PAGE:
Bethany Hill murder trial adjourned until January - The Stratford Observer

Bethany Hill murder trial adjourned until January

Stratford Editorial 2nd Aug, 2016 Updated: 28th Oct, 2016   0

THE TRIAL of two people accused of murdering a young Stratford woman at an address in the town earlier this year has had to be adjourned.

A legal issue on what was to have been the first day of the trial of Kayleigh-Louise Woods and Jack Williams at Warwick Crown Court has meant the case could not get under way.

Woods and Williams, who in July pleaded not guilty to the murder of 20-year-old Bethany Hill at an address in Hertford Road, Stratford, in February, will now not stand trial until January.

Woods (22) of Hertford Road, Stratford, and Williams (21) of Redlands Crescent, Stratford, were both remanded in custody until then.

At an earlier hearing the court was told that Bethany died at an address in Hertford Road some time during the afternoon or early evening of February 3.

The police and an ambulance had been called to the address, where she was found with neck wounds, at around 7pm, and she was pronounced dead shortly afterwards

A plea and case management hearing earlier this year had to be delayed until last month because of concerns over mental health issues in relation to Williams.

And as a jury was due to be sworn for the trial to begin, Judge Richard Griffith-Jones asked prosecutor Stephen Linehan QC whether he had seen a very recent report on Williams which had been prepared by psychiatrist Dr Nicholas Kennedy.

Mr Linehan said he and junior prosecuting barrister Simon Davis, together with the Crown Prosecution Service and the police, had been ‘considering what our approach would be.’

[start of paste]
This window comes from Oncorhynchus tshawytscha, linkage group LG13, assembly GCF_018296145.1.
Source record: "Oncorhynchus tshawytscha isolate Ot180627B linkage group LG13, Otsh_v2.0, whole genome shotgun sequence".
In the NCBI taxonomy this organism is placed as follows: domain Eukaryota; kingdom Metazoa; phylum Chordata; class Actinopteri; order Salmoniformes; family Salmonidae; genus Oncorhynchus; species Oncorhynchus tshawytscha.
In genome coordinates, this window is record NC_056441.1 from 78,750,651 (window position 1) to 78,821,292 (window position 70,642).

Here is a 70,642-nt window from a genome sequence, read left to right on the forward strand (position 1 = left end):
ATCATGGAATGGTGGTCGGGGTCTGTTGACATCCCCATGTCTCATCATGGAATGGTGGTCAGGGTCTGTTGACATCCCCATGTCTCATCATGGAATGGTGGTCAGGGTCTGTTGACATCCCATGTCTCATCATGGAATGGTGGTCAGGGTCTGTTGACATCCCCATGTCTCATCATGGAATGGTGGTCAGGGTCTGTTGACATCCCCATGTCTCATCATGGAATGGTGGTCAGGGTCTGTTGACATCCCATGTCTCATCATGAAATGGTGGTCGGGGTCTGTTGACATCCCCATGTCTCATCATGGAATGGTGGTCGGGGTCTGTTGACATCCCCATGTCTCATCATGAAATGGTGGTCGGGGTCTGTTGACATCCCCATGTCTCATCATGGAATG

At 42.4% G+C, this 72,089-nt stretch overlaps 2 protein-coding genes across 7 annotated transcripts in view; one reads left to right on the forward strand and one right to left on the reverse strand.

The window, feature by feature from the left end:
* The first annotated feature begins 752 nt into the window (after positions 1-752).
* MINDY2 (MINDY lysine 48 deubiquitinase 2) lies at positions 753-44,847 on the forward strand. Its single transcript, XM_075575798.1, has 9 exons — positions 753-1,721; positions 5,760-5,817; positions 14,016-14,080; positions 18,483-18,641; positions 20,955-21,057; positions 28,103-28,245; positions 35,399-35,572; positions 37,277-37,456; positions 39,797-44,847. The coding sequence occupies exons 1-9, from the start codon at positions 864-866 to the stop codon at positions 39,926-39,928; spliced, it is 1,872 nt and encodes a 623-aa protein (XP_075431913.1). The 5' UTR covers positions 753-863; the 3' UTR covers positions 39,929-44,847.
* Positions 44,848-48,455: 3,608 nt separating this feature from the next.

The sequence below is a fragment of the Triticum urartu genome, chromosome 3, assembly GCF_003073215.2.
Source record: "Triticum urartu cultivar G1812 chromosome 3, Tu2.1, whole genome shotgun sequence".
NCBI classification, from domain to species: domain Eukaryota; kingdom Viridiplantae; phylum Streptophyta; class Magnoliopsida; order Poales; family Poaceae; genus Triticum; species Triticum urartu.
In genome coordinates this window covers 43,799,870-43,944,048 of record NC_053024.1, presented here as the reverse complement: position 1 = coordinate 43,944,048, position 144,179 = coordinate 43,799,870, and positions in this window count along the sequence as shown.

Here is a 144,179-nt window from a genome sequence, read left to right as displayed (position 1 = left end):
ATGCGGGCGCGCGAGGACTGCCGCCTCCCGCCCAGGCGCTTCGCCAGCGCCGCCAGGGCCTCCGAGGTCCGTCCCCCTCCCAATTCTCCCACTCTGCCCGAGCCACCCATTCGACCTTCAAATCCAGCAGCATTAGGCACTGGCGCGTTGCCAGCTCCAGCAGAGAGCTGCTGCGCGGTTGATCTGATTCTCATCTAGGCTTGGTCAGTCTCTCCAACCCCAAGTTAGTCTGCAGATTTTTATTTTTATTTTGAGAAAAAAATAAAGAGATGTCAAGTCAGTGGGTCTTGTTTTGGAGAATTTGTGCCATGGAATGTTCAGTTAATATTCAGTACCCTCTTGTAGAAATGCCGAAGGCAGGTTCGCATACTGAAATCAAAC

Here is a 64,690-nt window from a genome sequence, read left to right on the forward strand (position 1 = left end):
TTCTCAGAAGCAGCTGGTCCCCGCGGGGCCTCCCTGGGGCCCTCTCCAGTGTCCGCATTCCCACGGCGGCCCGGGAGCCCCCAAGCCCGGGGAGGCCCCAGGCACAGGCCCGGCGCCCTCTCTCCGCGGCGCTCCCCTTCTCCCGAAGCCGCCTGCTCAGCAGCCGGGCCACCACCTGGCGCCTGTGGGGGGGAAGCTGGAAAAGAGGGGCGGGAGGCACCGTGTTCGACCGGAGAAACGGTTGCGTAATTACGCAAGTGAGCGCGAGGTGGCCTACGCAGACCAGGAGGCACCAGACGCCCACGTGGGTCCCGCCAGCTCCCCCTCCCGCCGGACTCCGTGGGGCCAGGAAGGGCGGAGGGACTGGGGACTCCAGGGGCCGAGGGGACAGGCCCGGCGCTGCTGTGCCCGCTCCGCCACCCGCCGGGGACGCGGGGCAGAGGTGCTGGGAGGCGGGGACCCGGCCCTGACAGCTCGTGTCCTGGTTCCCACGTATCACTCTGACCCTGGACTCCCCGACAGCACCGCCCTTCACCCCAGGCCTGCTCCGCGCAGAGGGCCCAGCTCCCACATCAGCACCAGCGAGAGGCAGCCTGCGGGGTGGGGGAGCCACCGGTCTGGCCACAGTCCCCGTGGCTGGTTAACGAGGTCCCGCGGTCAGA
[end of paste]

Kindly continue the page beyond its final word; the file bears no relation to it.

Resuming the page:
But, in relation to what was in the report, he told the judge: “My advice to those who instruct me would be that you can’t embark on a trial in the circumstances.”

And following a short adjournment, Mr Linehan submitted that the trial should not begin without the prosecution having its own psychiatric report prepared on the issue raised by Dr Kennedy.

Judge Griffith-Jones agreed: “It seems to me there is very strong argument for adjourning the case.”

He said the court had identified two possible dates for the trial, which is expected to last up to four weeks – November 14 and January 3.

But Mr Linehan said neither he nor Mr Davis could do the November date – and Rachel Brand QC, for Woods, and Williams’s barrister Michael Duck QC also said they were not available then.

So the judge adjourned the trial until January 3, when all the barristers in the case will be available.

He extended the ‘custody time limits’ – the period during which a defendant can be held on remand before standing trial, until the end of that week – and remanded both Woods and Williams in custody.

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